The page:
- Contact you at your place of employment if your employer prohibits you from receiving outside communications while at work.
- Debt collectors cannot communicate with anyone other than you, your attorney, a consumer reporting agency, the creditor, the attorney of the creditor, or the attorney of the debt collector without your prior consent. The only exceptions to this rule are when the debt collector is given express permission by the courts, or as needed to execute a postjudgment judicial remedy.
- If you notify a debt collection agency in writing that you will not be paying a debt or that you do not wish to receive any further communication from the debt collector, the debt collector must cease all communications with you, with the following exceptions:
- The debt collector can notify you that they will no longer be pursuing collection of your debts.
- The debt collector or creditor can notify you that they can or will be taking specified legal remedies (such as obtaining a judgment) against you.
Debt Collectors Cannot Harass, Abuse, or Oppress You
According to the FDCPA, there are six acts which, if committed by a debt collector or debt collection agency against you, your spouse, your parents (if you are a minor), your executor, or an administrator are considered to be harassment and abuse. Debt collectors:
- Cannot call you without identifying themselves.
- May not use or threaten violence, force, or any other criminal means to harm you, your reputation, or property (or that of any person connected to you).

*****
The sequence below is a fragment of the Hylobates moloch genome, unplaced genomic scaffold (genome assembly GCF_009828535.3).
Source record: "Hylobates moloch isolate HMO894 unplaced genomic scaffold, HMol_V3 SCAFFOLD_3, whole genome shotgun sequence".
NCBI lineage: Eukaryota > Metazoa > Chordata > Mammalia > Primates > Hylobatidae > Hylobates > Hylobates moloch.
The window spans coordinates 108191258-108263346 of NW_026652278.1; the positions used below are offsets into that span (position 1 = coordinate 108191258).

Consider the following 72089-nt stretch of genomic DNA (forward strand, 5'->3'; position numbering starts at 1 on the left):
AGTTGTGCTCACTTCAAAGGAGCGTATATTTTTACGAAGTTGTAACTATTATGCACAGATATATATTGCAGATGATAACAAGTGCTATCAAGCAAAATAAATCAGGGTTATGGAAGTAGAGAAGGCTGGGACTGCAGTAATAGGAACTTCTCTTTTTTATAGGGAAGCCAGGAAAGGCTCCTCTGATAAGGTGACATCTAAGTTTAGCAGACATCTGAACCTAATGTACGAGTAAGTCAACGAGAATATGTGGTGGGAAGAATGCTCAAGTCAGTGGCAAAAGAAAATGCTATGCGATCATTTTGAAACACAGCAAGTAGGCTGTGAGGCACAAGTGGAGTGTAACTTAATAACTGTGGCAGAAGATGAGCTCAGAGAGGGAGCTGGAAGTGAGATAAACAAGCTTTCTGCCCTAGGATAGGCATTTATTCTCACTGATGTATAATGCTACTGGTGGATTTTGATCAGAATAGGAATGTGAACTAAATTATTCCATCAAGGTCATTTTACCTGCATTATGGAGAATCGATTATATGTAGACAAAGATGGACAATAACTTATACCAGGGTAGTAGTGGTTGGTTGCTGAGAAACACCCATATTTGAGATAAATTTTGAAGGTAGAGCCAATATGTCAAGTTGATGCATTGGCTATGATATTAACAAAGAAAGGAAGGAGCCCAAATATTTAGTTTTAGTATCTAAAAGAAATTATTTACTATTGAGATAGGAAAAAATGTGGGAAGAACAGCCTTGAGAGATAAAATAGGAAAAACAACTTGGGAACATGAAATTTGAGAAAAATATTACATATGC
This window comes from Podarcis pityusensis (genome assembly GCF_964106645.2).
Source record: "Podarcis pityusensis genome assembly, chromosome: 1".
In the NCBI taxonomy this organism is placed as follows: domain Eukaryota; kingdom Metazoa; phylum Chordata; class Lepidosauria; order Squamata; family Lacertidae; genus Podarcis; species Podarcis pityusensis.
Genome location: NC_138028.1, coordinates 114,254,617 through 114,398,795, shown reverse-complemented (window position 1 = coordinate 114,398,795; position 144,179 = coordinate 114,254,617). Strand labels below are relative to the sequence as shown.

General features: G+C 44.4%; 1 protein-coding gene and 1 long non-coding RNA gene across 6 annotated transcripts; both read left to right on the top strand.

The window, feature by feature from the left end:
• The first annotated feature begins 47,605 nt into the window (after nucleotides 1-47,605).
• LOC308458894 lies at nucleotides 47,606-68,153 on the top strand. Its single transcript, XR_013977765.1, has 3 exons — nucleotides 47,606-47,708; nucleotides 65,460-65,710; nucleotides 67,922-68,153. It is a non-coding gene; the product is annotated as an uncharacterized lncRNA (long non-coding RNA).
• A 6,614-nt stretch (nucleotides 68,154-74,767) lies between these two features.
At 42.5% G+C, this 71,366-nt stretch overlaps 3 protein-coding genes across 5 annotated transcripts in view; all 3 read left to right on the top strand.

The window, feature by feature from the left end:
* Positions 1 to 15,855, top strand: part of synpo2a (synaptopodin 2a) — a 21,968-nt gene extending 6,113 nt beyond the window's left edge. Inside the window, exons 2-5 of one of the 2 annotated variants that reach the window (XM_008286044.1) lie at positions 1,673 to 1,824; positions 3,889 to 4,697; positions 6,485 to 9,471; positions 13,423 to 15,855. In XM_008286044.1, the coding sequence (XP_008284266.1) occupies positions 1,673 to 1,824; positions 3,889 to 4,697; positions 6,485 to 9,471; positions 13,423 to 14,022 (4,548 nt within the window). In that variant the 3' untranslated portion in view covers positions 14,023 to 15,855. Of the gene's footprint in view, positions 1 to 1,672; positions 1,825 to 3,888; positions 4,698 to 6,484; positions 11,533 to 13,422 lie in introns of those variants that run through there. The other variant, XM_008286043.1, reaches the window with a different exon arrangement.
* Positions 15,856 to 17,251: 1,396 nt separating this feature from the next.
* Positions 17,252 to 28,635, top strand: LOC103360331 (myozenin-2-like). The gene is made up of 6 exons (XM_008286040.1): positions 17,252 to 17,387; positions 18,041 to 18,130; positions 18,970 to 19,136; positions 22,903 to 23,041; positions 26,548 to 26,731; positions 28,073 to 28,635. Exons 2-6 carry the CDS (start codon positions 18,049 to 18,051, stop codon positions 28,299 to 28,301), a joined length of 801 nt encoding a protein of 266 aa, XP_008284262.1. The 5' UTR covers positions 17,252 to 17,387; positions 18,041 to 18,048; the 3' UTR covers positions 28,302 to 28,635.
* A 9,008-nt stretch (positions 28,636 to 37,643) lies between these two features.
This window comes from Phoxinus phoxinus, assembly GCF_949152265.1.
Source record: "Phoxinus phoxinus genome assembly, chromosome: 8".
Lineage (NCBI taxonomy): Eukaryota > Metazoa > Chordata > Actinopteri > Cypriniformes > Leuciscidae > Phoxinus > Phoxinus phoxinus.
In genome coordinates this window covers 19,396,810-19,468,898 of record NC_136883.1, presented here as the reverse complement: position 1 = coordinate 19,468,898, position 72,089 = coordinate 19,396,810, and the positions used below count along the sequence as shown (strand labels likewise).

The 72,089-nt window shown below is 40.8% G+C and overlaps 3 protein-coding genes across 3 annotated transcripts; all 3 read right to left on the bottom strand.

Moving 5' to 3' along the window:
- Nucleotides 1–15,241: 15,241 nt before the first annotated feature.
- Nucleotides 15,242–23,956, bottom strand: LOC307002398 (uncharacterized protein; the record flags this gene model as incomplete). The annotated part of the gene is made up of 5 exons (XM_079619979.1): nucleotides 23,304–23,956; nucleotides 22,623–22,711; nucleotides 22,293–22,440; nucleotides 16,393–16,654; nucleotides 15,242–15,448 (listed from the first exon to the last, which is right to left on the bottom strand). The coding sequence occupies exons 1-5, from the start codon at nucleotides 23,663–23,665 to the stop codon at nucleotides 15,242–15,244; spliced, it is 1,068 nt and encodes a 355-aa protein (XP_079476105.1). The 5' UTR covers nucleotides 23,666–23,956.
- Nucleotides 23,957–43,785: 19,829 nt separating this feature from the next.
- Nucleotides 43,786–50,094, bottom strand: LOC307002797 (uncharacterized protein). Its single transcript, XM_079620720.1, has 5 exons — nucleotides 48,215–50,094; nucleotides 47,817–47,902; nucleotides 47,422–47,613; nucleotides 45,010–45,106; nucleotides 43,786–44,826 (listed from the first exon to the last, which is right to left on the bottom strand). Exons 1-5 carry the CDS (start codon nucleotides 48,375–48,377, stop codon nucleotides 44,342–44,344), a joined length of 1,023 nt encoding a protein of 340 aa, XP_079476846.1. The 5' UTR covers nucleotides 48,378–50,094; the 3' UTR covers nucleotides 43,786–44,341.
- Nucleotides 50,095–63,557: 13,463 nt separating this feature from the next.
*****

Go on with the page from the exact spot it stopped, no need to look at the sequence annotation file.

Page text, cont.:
- Cannot advertise the sale of any debt to coerce you into paying said debt.
- May not use obscene or profane language meant to abuse the recipient.
- Cannot publish a list of consumers who allegedly refuse to pay their debts, except to consumer reporting agencies.
- Cannot call repeatedly or engage in a telephone conversation continuously with the intent to annoy, abuse, or harass someone connected to a consumer debt.
Debt Collectors Cannot Use False or Misleading Information
Anytime a debt collector uses false, deceptive, or misleading information in connection with the attempted collection of a debt, they are in direct violation of the Fair Debt Collection Practices Act. The FDCPA identifies sixteen such misleading practices. Debt collectors cannot:
- Claim that they are affiliated with or bonded by the United States or any U.S. State
- Falsify the character, amount, or legal status of any debt.
- Imply that any communication is from an attorney or impersonate an attorney.
- Claim that the nonpayment of debt will result in arrest, imprisonment, seizure, garnishment, sale of property, etc. unless such action is legal and the debt collector actually intends to take said action.
- Threaten to take any action which either cannot legally be taken or is not intended to be taken.